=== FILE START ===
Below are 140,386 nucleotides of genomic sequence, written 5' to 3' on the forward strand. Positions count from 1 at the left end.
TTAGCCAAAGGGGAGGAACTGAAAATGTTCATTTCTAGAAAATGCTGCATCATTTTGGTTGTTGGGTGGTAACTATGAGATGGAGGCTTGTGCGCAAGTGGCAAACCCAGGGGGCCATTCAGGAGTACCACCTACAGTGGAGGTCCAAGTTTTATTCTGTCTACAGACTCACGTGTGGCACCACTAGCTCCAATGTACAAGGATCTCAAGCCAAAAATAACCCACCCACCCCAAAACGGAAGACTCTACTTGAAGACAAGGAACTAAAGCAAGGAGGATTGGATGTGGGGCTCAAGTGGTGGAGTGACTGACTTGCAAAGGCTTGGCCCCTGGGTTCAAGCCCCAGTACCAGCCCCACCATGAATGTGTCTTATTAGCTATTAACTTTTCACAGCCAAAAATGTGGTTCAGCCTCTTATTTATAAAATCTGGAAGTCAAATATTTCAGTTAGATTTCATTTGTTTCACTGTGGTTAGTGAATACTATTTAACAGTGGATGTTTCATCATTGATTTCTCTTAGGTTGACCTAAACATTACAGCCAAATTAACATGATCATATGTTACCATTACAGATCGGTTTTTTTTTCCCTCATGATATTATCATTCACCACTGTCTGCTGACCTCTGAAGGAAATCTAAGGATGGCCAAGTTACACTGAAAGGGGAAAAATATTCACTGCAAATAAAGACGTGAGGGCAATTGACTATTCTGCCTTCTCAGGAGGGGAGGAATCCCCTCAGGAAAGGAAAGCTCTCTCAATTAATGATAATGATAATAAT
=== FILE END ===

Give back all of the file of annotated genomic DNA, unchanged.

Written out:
Below are 140,386 nucleotides of genomic sequence, written 5' to 3' on the forward strand. Positions count from 1 at the left end.
TTAGCCAAAGGGGAGGAACTGAAAATGTTCATTTCTAGAAAATGCTGCATCATTTTGGTTGTTGGGTGGTAACTATGAGATGGAGGCTTGTGCGCAAGTGGCAAACCCAGGGGGCCATTCAGGAGTACCACCTACAGTGGAGGTCCAAGTTTTATTCTGTCTACAGACTCACGTGTGGCACCACTAGCTCCAATGTACAAGGATCTCAAGCCAAAAATAACCCACCCACCCCAAAACGGAAGACTCTACTTGAAGACAAGGAACTAAAGCAAGGAGGATTGGATGTGGGGCTCAAGTGGTGGAGTGACTGACTTGCAAAGGCTTGGCCCCTGGGTTCAAGCCCCAGTACCAGCCCCACCATGAATGTGTCTTATTAGCTATTAACTTTTCACAGCCAAAAATGTGGTTCAGCCTCTTATTTATAAAATCTGGAAGTCAAATATTTCAGTTAGATTTCATTTGTTTCACTGTGGTTAGTGAATACTATTTAACAGTGGATGTTTCATCATTGATTTCTCTTAGGTTGACCTAAACATTACAGCCAAATTAACATGATCATATGTTACCATTACAGATCGGTTTTTTTTTCCCTCATGATATTATCATTCACCACTGTCTGCTGACCTCTGAAGGAAATCTAAGGATGGCCAAGTTACACTGAAAGGGGAAAAATATTCACTGCAAATAAAGACGTGAGGGCAATTGACTATTCTGCCTTCTCAGGAGGGGAGGAATCCCCTCAGGAAAGGAAAGCTCTCTCAATTAATGATAATGATAATAAT